~ Written by Jessica Price. This review originally appeared in Seattle Gay News (January 18, 2013)
When religious picketers perch outside the gates of any concert, it’s a sure sign of a spectacularly good time. Lady Gaga kicked off the first US date of her Born This Way Ball at the Tacoma Dome with much fanfare, including the official launch of the Born Brave bus. The interactive outreach vehicle is bedecked with fan-generated artwork and aimed at connecting youth with local resources for issues ranging from mental health to bullying. (Gaga herself surprised fans by appearing for a personal viewing of the bus, leading an informal champagne toast several hours before the show).
Yet despite the good works of Gaga and her mother Cynthia Germanotta (who jointly run the Born This Way Foundation), the handful of protestors loudly voiced homophobic comments and opposition, however futile. “What you are about to do is called ‘idol worship’…” shouted one young zealot, a warning gleefully met with laughter and a sea of emphatic ‘amens’ from fans. Dressed to the nines- everyone from seven year olds with good-natured parents, shivering teenagers emulating Gaga’s most risqué outfits, gay couple of all ages, and curious bystanders- were ready to have the time of their lives inside the Dome. And so they did, come hellfire or not.
The Born This Way Ball, a more tightly executed and presumably bigger budget affair than 2009-2011’s The Monster Ball, was a nonstop feast for the eyes, delivering all the outrageous sets and Thierry Mugler-like eeriness one could hope for in two and half hours. Over a dozen fantastical costume changes- the kind of showstoppers we’ve come to expect from Gaga- caused jaws to drop repeatedly and confirmed that Gaga, who turns 27 in March, is in great shape and refreshed after a month off for the holidays (the tour began last April in Korea, continuing through March in the US). Beginning with Gaga’s emergence in futuristic battle gear astride a black unicorn that walked the stage’s fortress and around the catwalks, one outlandish ensemble materialized after another. Horned masks with three faces, alien-like headpieces, a more “practical” version of the meat dress (not to mention a meat sofa and human-size meat grinders), and a hot pink origami dress reminiscent of John Galliano’s 2007 Dior collection all made appearances, as did all manner of silicon, latex, and leather. Album cover imagery came to life as Gaga transformed into a motorcycle creature during “Heavy Metal Lover” and cruised along the stage’s catwalks.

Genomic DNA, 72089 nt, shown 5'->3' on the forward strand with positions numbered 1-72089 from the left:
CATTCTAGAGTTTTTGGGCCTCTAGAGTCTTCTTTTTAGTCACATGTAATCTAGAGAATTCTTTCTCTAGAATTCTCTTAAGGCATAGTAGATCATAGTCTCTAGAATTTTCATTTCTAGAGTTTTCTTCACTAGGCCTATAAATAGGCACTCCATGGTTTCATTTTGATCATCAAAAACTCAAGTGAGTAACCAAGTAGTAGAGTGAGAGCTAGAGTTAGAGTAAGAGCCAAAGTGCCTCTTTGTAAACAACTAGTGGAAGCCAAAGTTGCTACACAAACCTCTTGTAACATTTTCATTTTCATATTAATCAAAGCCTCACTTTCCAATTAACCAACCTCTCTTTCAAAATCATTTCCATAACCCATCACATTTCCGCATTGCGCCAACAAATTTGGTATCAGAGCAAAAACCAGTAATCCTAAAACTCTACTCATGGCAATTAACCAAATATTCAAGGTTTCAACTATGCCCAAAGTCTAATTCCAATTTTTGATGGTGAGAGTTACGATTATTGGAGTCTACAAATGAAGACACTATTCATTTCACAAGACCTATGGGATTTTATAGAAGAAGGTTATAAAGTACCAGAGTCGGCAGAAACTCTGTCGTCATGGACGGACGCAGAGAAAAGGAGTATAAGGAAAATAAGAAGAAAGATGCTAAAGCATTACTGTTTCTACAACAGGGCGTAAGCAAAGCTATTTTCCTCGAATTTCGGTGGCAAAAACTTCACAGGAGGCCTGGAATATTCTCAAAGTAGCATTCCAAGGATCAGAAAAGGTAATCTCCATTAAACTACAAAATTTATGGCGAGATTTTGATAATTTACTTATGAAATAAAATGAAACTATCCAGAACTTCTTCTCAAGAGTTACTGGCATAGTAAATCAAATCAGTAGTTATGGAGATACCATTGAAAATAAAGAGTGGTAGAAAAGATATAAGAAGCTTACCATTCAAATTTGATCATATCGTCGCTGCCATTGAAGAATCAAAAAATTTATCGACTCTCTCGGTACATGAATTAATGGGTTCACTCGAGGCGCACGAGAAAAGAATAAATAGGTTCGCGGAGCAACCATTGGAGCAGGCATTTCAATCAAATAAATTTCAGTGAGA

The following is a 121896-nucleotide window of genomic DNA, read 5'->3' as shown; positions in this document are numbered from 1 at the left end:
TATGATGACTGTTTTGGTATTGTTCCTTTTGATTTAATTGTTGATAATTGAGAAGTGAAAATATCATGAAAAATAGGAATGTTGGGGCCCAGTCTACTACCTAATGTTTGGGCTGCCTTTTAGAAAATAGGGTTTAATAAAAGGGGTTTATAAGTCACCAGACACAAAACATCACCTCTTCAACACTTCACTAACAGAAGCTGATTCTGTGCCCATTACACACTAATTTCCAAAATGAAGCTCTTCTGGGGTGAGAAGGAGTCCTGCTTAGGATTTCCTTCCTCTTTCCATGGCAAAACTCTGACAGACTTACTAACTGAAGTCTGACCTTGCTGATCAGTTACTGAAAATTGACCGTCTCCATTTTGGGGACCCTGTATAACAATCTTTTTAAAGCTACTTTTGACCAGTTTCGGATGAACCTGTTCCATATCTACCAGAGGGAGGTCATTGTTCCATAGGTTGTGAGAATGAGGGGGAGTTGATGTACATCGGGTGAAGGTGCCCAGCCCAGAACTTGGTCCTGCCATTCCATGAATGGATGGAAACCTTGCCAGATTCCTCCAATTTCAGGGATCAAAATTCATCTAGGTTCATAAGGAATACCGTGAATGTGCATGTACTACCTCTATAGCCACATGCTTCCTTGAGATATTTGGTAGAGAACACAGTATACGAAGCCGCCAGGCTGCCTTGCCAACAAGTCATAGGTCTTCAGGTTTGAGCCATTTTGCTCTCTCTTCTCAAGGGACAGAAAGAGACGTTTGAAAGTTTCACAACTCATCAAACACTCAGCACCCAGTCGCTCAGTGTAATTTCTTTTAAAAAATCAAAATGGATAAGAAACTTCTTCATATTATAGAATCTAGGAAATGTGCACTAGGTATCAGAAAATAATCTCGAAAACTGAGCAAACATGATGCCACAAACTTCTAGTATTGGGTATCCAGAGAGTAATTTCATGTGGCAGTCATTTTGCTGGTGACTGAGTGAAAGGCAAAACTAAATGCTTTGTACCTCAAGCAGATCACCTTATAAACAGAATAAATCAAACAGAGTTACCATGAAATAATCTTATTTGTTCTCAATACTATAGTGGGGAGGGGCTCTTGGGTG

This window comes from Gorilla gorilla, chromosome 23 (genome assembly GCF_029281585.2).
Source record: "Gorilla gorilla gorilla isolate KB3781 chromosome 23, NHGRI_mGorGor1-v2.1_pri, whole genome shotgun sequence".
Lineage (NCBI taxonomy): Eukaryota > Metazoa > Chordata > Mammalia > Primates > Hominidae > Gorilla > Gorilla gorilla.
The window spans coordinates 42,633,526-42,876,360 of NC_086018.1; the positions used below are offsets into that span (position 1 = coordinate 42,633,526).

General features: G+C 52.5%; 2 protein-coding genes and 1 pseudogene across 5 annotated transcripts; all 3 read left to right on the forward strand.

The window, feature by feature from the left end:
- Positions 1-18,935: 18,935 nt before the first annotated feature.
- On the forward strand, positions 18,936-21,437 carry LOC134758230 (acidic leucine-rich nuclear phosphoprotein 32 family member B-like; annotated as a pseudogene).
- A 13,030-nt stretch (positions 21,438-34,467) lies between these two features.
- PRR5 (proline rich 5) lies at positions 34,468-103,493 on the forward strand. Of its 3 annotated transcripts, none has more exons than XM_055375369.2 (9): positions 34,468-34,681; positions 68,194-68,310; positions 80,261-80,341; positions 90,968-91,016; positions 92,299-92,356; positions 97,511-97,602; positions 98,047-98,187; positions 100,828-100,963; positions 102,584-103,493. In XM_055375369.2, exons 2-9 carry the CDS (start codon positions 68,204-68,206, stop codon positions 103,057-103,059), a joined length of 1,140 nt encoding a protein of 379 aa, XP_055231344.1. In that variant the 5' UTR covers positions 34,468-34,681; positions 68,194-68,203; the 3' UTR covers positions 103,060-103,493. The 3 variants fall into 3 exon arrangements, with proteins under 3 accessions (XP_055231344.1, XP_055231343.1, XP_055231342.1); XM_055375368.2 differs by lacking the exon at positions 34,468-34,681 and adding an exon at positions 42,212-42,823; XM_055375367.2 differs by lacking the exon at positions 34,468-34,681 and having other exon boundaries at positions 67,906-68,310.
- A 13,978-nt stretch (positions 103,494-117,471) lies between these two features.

Performing the entire Born This Way album, the theme predictably hinged on acceptance and bravery but loosely tied into an otherworldly premise- something to do with alien births and G.O.A.T. (government owned alien territory, Gaga explained). Gaga gave birth to herself twice during the evening: once clawing her way out of an obscenely spread inflatable pair of high-heeled legs and a second time emerging from a translucent egg. A hologram-like disembodied face floated around dispensing bits of narration from within a neon diamond. Amidst this nonstop action, Gaga managed to weave in past hits “Bad Romance”, “Telephone”, “Love Game”, “Just Dance”, “Poker Face”, “Alejandro”, “Paparazzi” and still find time for a mid-show personal phone call to a stunned audience member complete with a reprise of “Born This Way”. She wasn’t kidding when she said “Look at your cell phones; I’m calling one of you.”
Despite her bombastic image and constant antics, at this point one would have to be completely in denial to discredit Gaga’s penchant for hit songs coupled with natural vocal strength. Anyone that’s seen her incessant tour itinerary must recognize how hard she works, and part of the reason we’re fascinated with Gaga in the first place is her calculated insanity. The Born This Way Ball crystallizes the crazy message she’s been trying to worm into our consciousness the last five years. It remains to be seen if literally catering to kids in songs like “Hair”, “Bad Kids”, and her stage banter will evolve with next release ARTPOP and resonate with older fans- or let’s face it, ones closer to her own age. (It’s hard to convincingly sing about high school at 27, unless perhaps you’re watching Grease). A tongue-in-cheek comment by Gaga herself at one point about the show “not being for children” raised the question of whom exactly her audience is these days. It seems to be a pretty varied bunch of monsters, most of them young, but many old enough to know a ridiculously good time when they see one and “Just Dance”.